A cast template 14 having a surface 16 with a contour which is a negative image of the surface configuration to be produced in the workpiece 18 is produced from the sample article 10 by first making a mold of the sample article by casting Flexane 30 around the model article and then permitting it to cure. The model 10 is then removed from the Flexane 30 mold, and after being coated by a release agent, the mold is filled with Flexane 94 to form a cast template 14. After the Flexane 94 cures, the template 14 is removed from the Flexane 30 mold. This template 14 is then cleaned and pressed against the coated surface 20 of the workpiece 18 such that projecting portions 12 of the workpiece will pick up selected portions of the asphaltum varnish masking material 22 applied to the work surface 20 as shown in FIGS. 3 and 4. The template 14 is then cleaned and again pressed against the work surface 20 to remove additional masking material 22. After a second cleaning and a subsequent pickup step, the coating material is subjected to a drying step. The workpiece 18 is then ready to be dipped in the etching acid. During the first etching step the workpiece 18 is dipped for 1.5 hours in an aqueous solution of nitric acid as described above and comprised of 4 parts water to 1 part 42-BE nitric acid manufactured by the McKesson Chemical Company. The workpiece 18 is then removed from the acid bath and rinsed with water and then air dried. After this etching step, additional asphaltum varnish is painted over the original masking material layer 22 as shown in FIG. 5. The template 14 is again repeatedly applied against the work surface 20 of the workpiece 18 to remove selected portions of the masking material 20 as shown in FIG. 6. The masking material 22 is then dried and the workpiece 18 is again soaked in the etchant for 1.5 hours and then removed and rinsed with water. The masking material 22 is then removed from the work surface 20 with mineral spirits and, after drying, another layer of masking material 22 is applied to the work surface 20. The template 14 is again pressed against the work surface to remove additional portions of the masking material 22 and, after the masking material 22 has been dried, the workpiece 18 is placed in the acid bath for 1 hour. After this dipping cycle, the workpiece 18 is rinsed and the masking material 22 is removed with mineral spirits. The work surface 20 is then brushed with a brass brush to remove any loose residual metal. After drying, the work surface 20 is recoated with the asphaltum varnish masking material 22 and, after application of the template 14 to the work surface 20 and drying, the workpiece is etched for 1/2 hour. These steps are repeated and the workpiece is etched for another 1/2 hour. The workpiece is again cleaned, recoated with the asphaltum varnish, the template reapplied to remove portions of the asphaltum varnish. The masking material 22 is dried and the workpiece is etched for 15 minutes. This process is repeated twice. Following these etching cycles, the workpiece is again cleaned to remove the asphaltum varnish coating material and, after drying, is recoated with the re-etching ink, Type 1-B, produced by Sigma Photo-chemical Laboratories, New Jersey. The template is once again pressed against the work surface to pick up the re-etching ink material contacted by the template and, after drying the re-etching ink, is then etched for 8 minutes. This process is then repeated with the etching time being reduced during successive etching cycles, from 8 minutes to 4 minutes to 2 minutes, and finally, to a 1 minute etching cycle to produce a finished mold cavity, having a surface configuration conforming exactly to that of the model and to the surface contour of the template as shown in FIG. 7.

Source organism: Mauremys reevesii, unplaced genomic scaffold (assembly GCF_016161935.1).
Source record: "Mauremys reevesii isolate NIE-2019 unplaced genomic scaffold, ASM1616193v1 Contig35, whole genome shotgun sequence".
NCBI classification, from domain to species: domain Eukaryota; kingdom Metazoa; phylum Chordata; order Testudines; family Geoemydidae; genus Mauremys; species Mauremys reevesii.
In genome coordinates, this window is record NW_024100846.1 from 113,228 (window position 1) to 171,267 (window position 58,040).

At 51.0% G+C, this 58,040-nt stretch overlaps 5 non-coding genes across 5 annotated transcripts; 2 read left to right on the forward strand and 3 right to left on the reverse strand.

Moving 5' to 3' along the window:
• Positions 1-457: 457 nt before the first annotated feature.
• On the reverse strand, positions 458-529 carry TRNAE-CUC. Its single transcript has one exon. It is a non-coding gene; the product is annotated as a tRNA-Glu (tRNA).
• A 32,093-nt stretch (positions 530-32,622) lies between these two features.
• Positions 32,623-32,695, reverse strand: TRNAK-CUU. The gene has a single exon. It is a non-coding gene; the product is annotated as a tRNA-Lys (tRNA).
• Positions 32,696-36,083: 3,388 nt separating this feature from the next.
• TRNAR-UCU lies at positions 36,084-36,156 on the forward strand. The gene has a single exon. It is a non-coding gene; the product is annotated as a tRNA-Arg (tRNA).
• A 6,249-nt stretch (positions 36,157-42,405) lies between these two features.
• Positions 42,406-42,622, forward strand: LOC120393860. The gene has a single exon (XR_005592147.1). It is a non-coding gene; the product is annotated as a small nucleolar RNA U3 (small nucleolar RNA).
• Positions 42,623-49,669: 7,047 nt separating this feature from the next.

While the process of the invention has been described in connection with shaping and finishing a cavity in a workpiece, it will be appreciated by those skilled in the art that the process can also be employed to shape and finish the positive contour of products such as mold cores or any other work product commonly produced by machining. To produce a mold core, wherein a sample of the mold core is to be used as a model, a cast template having a surface contour which is a negative image of the surface configuration of the sample mold core may be made by casting a room temperature curing urethane against the sample mold core. The resultant casting will have a cavity therein with a surface contour which is a negative image of the surface contour to be formed in the workpiece. After curing, the cast negative image is separated from the sample core. The workpiece may then be machined to give it a contour roughly approximating that of the sample core. As in the process described above, the surface of the workpiece is then cleaned and covered with a suitable coating material such as asphaltum varnish or re-etching ink. The template can then be forced against the workpiece to remove portions of the masking material from the workpiece, those portions being the surface portions of the workpiece which contact the surface of the template. The workpiece can then be dipped in a suitable etching acid as described above, whereby portions of the metal of the workpiece which are no longer covered by coating material will be removed by the etching acid. This process is then repeated until the workpiece has a surface configuration identical to the complementary surface configuration of the template.